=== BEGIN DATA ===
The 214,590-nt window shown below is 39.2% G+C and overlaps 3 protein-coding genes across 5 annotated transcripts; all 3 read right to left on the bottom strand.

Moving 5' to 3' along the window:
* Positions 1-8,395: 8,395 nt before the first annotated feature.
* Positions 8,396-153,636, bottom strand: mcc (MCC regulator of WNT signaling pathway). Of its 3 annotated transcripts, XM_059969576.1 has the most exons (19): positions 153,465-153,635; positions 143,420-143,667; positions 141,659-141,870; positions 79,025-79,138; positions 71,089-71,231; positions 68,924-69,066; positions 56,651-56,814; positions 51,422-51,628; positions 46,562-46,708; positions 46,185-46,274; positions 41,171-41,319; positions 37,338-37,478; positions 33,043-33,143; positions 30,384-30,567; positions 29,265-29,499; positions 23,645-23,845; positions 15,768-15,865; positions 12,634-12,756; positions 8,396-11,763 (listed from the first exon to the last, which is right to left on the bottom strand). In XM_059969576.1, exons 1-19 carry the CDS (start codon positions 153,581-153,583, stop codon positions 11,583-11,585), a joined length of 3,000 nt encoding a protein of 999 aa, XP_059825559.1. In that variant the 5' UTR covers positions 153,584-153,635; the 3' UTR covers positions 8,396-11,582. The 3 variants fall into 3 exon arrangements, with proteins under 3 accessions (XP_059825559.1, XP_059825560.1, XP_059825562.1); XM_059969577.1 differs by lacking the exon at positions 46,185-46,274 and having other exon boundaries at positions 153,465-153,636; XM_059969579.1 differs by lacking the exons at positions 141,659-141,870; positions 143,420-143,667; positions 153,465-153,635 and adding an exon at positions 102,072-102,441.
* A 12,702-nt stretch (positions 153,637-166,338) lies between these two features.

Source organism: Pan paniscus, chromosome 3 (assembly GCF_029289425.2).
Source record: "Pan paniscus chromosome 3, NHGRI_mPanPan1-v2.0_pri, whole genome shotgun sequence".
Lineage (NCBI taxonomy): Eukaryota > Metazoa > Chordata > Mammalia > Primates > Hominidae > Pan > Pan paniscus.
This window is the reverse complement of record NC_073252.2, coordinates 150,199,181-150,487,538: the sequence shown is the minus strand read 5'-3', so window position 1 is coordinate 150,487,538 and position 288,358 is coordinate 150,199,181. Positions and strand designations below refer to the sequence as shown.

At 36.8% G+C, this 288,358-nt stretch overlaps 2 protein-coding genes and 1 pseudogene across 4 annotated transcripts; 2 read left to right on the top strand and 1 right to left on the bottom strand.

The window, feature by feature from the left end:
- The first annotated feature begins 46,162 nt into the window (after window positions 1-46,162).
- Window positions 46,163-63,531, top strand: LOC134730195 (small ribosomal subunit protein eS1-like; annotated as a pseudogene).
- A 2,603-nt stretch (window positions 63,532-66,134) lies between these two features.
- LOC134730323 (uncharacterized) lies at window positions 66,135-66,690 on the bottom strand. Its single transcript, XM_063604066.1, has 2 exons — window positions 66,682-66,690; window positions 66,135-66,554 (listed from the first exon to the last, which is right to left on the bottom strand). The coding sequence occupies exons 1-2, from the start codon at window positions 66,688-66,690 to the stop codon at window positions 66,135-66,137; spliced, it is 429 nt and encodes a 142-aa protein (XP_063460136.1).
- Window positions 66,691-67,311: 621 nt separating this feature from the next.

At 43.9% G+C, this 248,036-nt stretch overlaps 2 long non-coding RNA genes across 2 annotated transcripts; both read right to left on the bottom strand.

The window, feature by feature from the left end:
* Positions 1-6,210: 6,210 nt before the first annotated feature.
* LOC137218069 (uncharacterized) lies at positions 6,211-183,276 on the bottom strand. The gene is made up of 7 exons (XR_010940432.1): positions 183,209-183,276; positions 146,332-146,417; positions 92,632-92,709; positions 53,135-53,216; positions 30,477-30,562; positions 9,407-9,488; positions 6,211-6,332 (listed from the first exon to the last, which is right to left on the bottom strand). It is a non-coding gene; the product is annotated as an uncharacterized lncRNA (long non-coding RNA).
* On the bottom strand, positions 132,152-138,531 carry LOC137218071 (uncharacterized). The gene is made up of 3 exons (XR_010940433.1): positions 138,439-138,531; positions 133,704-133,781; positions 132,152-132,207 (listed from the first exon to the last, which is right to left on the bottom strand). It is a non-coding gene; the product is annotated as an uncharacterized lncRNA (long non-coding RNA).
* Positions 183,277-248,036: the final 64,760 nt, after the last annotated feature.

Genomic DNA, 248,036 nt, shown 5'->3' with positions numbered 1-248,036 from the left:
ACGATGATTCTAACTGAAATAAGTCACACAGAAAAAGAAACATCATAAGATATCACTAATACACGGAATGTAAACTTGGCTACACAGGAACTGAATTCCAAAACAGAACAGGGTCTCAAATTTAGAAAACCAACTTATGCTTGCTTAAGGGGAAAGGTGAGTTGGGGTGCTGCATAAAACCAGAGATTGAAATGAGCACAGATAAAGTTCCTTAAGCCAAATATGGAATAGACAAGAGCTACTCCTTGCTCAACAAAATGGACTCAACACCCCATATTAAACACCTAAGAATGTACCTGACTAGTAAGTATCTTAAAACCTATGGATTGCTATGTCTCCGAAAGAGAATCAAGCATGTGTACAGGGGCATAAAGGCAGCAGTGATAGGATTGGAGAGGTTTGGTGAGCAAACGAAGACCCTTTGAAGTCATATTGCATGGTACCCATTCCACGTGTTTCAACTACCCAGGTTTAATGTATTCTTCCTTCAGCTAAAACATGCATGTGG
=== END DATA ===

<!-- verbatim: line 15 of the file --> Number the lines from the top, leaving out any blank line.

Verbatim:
- LOC134730323 (uncharacterized) lies at window positions 66,135-66,690 on the bottom strand. Its single transcript, XM_063604066.1, has 2 exons — window positions 66,682-66,690; window positions 66,135-66,554 (listed from the first exon to the last, which is right to left on the bottom strand). The coding sequence occupies exons 1-2, from the start codon at window positions 66,688-66,690 to the stop codon at window positions 66,135-66,137; spliced, it is 429 nt and encodes a 142-aa protein (XP_063460136.1).